The severity and nature of side effects and doses and plasma levels of phenobarbital (PB), primidone (PRM), phenytoin (PHT), carbamazepine (CBZ), and valproate (VPA) were examined in 392 pediatric outpatients at the Division of Paediatric Neurology, National Hospital “Marques de Valdecilla”, University of Cantabria, Santander, Spain. Side effects occurred in 50%, necessitating changes in medication in 18% and withdrawal of drug in 7%. The incidence of side effects was highest with PHT (71%) and lowest with PRM (29%). Serious side effects requiring drug withdrawal occurred with PHT (10%), VPA (8%), and PRM (8%), and less frequently with PB (4%) and CBZ (3%). The best tolerated drug was CBZ, and the least tolerated was PHT. Behavioral side effects were noted most commonly with PB (60%), neurological abnormalities such as ataxia and nystagmus with PHT (22%), digestive tract disorders with VPA (28%), and gingival hyperplasia and hirsutism with PHT (58%). The side effects that most often necessitated changes in treatment were behavioral disorders, especially excitement and hyperactivity, with PB and PRM, hirsutism and gingival hyperplasia with PHT, restless sleep and vomiting with CBZ, and digestive disorders with VPA. Behavioral disorders produced by PB and PRM disappeared in half of the patients if the dosage of the drug was increased. [1]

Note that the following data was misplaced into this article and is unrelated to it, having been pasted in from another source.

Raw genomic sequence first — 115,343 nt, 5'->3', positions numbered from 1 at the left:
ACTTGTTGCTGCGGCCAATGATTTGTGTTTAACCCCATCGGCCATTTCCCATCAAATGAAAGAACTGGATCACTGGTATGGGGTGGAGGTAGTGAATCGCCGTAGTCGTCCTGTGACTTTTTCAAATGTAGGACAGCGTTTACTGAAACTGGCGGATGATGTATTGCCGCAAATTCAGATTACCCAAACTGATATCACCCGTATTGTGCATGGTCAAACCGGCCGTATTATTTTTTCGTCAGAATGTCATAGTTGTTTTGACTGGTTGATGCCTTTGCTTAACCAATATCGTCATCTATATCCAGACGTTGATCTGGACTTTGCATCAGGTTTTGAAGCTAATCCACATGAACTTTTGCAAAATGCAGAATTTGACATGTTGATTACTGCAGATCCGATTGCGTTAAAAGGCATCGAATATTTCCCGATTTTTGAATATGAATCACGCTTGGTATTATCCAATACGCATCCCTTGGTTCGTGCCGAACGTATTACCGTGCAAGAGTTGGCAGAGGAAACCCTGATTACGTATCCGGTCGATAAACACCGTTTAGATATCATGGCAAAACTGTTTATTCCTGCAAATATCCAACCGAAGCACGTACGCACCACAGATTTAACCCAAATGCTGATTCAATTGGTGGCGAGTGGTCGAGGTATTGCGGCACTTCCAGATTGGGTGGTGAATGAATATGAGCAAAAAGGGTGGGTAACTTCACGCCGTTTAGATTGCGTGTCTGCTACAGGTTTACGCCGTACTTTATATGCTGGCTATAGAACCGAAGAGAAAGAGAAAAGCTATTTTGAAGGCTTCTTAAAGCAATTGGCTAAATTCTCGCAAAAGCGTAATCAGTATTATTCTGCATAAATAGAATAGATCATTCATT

COMMENT. A collaborative group for epidemiology of epilepsy reports a 42% incidence of adverse reactions to antiepileptic drugs in 355 patients followed for an average of 11 months in 15 university and hospital centers in Italy [2]. Clinical judgment provided the most valid basis for the evaluation of drug toxicity, and “toxic” plasma drug levels were not correlated with adverse reactions. Plasma levels were within normal limits in 78% of cases with and in 81% of cases without adverse drug reactions. Of 31 patients with “abnormal” plasma levels, only 1 had an adverse drug reaction. The authors stress the importance of reporting adverse drug reactions as a means of improving the quality of care for the epileptic in routine clinical practice. Physicians are sometimes reluctant to get involved, fearing legal repercussions or lengthy and tedious questionnaires from drug companies. Perhaps a system permitting anonymity might encourage more active physician participation. Additional, more sensitive, methods of monitoring drug treatment should expand the concept of “intolerable” side effects to include subtle psychological and behavioral effects. [3]